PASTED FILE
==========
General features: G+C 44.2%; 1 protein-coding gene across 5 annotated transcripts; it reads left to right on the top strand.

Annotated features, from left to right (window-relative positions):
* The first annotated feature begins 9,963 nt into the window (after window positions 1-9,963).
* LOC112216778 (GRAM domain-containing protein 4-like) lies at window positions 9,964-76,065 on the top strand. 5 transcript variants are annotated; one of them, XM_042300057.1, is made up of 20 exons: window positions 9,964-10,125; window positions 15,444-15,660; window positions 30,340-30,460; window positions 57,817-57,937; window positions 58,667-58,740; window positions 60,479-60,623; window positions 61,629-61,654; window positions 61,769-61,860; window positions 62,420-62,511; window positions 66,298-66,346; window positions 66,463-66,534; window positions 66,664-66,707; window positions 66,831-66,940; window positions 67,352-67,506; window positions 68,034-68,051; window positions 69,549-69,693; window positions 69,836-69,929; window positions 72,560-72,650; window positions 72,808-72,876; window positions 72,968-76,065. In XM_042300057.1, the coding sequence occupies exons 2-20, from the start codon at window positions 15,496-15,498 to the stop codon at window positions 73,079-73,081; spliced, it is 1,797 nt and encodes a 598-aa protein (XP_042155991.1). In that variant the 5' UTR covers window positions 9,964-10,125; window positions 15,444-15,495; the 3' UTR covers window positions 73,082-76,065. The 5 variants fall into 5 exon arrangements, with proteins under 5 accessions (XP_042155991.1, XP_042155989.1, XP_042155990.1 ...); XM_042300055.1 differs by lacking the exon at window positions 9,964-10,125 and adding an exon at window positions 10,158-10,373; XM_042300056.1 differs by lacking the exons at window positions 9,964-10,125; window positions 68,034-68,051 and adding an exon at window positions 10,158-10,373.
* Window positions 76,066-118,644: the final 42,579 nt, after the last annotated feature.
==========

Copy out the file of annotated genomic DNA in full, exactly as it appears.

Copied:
General features: G+C 44.2%; 1 protein-coding gene across 5 annotated transcripts; it reads left to right on the top strand.

Annotated features, from left to right (window-relative positions):
* The first annotated feature begins 9,963 nt into the window (after window positions 1-9,963).
* LOC112216778 (GRAM domain-containing protein 4-like) lies at window positions 9,964-76,065 on the top strand. 5 transcript variants are annotated; one of them, XM_042300057.1, is made up of 20 exons: window positions 9,964-10,125; window positions 15,444-15,660; window positions 30,340-30,460; window positions 57,817-57,937; window positions 58,667-58,740; window positions 60,479-60,623; window positions 61,629-61,654; window positions 61,769-61,860; window positions 62,420-62,511; window positions 66,298-66,346; window positions 66,463-66,534; window positions 66,664-66,707; window positions 66,831-66,940; window positions 67,352-67,506; window positions 68,034-68,051; window positions 69,549-69,693; window positions 69,836-69,929; window positions 72,560-72,650; window positions 72,808-72,876; window positions 72,968-76,065. In XM_042300057.1, the coding sequence occupies exons 2-20, from the start codon at window positions 15,496-15,498 to the stop codon at window positions 73,079-73,081; spliced, it is 1,797 nt and encodes a 598-aa protein (XP_042155991.1). In that variant the 5' UTR covers window positions 9,964-10,125; window positions 15,444-15,495; the 3' UTR covers window positions 73,082-76,065. The 5 variants fall into 5 exon arrangements, with proteins under 5 accessions (XP_042155991.1, XP_042155989.1, XP_042155990.1 ...); XM_042300055.1 differs by lacking the exon at window positions 9,964-10,125 and adding an exon at window positions 10,158-10,373; XM_042300056.1 differs by lacking the exons at window positions 9,964-10,125; window positions 68,034-68,051 and adding an exon at window positions 10,158-10,373.
* Window positions 76,066-118,644: the final 42,579 nt, after the last annotated feature.